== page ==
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Javascript problems in Firefox: displays blank page

href javascript call prompts FF to display blank page with "true"

   
7:08 pm on Aug 22, 2008 (gmt 0)

5+ Year Member



I'm perplexed by this one.

I"m using the following code to call a simple expand/collapse toggle function.

<p><a href="javascript:toggleMe('divID')">Title</a></p>
<div id="divID" style="display:none">
<p>blah blah blah</p>
</div>

It works fine in Safari (haven't tested IE yet) but in Firefox, clicking on the link prompts it to display a blank page with the word "true". The function executes OK on the main page, but can anyone tell me why FF does this? And if I can stop it? I've tried adding the statement target="_self" to the link attributes, but it makes no difference.

The following modification works just fine

<p><a href="javascript://" onclick="return toggleMe('divID')">Title</a></p>
<div id="divID" style="display:none">
<p>blah blah blah</p>
</div>

but it seems a bit redundant to use onclick in a link when href does the same thing.

[edited by: arachnoid at 7:54 pm (utc) on Aug. 22, 2008]

7:54 pm on Aug 22, 2008 (gmt 0)

5+ Year Member



Sorry.

I should have included the Javascript. It's no doubt relevant.

function toggleMe(a){
var e=document.getElementById(a);
if(!e)return true;
if(e.style.display=="none"){
e.style.display="block"
} else {
e.style.display="none"
}
return true;
}
4:19 pm on Aug 23, 2008 (gmt 0)

WebmasterWorld Senior Member rocknbil is a WebmasterWorld Top Contributor of All Time 10+ Year Member



You're misunderstanding the effect of the return value here. When you add JS to alink, the return value determines whether or not the browser will follow the link. Since the value returns true, that means go ahead and follow the link - but the value of the link is not a location, it's "javascript", and that Javascript returns a single value . . . true. Hence when it follows the link, that's what displays.

So you'd want to always return false from this function - which would allow you to use the link for non-Javascript clients so they can still access the content.

Try this.


<!DOCTYPE HTML PUBLIC "-//W3C//DTD HTML 4.01 Transitional//EN"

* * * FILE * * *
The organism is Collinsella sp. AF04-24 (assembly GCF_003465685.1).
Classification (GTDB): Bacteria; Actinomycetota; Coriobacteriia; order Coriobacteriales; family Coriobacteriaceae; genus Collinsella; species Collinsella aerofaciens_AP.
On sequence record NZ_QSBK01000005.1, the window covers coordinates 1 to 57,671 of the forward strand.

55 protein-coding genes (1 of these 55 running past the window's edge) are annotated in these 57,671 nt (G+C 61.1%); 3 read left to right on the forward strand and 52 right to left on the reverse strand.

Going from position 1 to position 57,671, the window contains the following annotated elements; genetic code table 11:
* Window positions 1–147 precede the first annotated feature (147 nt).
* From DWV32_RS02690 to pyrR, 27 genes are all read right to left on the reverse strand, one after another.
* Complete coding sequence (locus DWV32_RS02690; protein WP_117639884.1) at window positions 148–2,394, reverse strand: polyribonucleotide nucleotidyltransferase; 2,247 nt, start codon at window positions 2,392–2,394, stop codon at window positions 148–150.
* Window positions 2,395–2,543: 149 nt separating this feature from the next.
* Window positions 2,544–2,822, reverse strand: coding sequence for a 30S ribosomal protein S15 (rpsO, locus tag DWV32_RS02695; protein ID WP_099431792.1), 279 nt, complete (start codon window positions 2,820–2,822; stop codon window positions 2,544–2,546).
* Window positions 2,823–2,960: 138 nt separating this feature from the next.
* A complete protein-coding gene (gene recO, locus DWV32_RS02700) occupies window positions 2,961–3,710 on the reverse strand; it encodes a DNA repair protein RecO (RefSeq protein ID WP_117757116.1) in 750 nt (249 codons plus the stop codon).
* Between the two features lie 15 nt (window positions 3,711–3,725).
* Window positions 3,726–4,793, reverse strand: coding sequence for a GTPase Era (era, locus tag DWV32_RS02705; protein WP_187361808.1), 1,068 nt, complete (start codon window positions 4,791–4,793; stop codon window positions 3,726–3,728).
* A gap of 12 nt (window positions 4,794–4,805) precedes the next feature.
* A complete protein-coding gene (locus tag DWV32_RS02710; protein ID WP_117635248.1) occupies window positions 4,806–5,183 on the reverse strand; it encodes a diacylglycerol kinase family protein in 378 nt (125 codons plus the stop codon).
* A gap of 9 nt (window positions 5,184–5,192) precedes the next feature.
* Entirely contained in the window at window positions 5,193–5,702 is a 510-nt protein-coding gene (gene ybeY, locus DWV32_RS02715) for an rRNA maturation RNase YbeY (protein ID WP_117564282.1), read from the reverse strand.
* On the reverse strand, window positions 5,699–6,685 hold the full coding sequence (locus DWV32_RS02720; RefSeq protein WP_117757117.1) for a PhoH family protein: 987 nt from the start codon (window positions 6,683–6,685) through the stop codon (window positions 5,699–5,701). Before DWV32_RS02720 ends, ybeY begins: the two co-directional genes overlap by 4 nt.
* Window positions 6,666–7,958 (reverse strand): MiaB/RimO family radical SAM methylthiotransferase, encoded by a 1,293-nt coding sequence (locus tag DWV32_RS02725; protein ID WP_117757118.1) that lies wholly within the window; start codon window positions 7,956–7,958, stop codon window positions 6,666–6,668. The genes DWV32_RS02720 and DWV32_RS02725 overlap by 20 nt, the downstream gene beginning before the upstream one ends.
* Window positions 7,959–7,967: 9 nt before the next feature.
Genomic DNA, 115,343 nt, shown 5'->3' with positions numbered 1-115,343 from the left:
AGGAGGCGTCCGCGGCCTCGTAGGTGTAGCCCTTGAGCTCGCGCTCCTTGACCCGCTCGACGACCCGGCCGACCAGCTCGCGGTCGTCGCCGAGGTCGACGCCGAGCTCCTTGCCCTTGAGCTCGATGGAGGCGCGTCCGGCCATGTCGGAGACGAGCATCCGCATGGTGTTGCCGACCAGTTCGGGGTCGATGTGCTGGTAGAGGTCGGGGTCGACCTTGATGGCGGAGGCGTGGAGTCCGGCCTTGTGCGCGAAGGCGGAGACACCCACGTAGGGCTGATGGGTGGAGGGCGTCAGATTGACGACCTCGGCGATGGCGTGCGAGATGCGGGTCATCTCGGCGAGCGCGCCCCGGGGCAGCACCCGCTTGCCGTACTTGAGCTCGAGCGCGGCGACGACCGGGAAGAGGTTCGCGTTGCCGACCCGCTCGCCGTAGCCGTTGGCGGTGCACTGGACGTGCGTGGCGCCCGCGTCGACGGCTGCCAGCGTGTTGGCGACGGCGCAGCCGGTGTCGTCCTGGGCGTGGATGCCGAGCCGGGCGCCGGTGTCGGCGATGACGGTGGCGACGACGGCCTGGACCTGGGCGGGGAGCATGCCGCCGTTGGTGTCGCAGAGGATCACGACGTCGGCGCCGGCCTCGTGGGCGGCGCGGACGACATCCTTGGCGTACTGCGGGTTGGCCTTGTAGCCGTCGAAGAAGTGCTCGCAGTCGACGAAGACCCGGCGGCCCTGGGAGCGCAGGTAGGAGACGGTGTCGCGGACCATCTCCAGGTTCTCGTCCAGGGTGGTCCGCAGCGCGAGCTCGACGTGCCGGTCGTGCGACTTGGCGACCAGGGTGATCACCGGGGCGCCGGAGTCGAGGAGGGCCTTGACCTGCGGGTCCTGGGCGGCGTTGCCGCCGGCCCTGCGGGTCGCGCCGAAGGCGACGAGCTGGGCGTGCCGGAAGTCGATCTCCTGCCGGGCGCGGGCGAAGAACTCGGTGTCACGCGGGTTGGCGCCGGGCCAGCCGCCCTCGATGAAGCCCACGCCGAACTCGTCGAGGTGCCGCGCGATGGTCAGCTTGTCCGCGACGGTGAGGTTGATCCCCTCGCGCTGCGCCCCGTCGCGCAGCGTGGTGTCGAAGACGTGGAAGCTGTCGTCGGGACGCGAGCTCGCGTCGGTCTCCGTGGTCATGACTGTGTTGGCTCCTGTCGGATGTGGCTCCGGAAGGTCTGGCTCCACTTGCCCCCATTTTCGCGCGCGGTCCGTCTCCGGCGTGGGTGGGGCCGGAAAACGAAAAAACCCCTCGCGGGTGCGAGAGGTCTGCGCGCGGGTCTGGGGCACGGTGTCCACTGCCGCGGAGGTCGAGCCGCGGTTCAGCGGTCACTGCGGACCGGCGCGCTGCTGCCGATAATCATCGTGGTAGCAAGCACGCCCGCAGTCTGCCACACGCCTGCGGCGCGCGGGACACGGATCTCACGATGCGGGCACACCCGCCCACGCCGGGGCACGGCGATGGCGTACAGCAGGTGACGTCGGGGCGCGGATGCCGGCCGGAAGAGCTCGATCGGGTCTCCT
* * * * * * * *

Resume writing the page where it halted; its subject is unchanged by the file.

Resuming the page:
"http://www.w3.org/TR/html4/loose.dtd">
<html>
<head>
<meta http-equiv="Content-Type" content="text/html; charset=ISO-8859-1">
<title>Untitled</title>
<script type="text/javascript">
function toggleMe(a){
if (document.getElementById(a)) {
e=document.getElementById(a);
e.style.display=(e.style.display && (e.style.display=="none"))?"block":"none";
}
return false;
}
</script>
</head>
<body>
<p><a href="link-to-non-JS-support_page.html" onclick="return toggleMe('divID')">Title</a></p>
<p id="divID" style="display:none;">blah blah blah</p>
</body>
</html>

6:24 pm on Aug 23, 2008 (gmt 0)

5+ Year Member



So the error is in the js file? This is a script I sourced a couple of years back (Javascript is mostly beyond me) and implemented with button links elsewhere, which worked perfectly in all the major browsers I tested. I did wonder about that return true after this happened but didn't know enough to pursue it. I see now why it's having this effect here. Thanks for explaining it so comprehensively.

Thanks also for the "link-to-non-JS-support_page.html" suggestion. I assume then that onclick takes precedence over href?

Another quirk of this script is that if I use a CSS class to style the <div> that's expanded/collapsed, then initially it's necessary to click twice on the link to get the toggle to take effect. If I use an inline style declaration, the first click initiates the function so there's no need to click again. Do you know why using CSS should require a second click?

 

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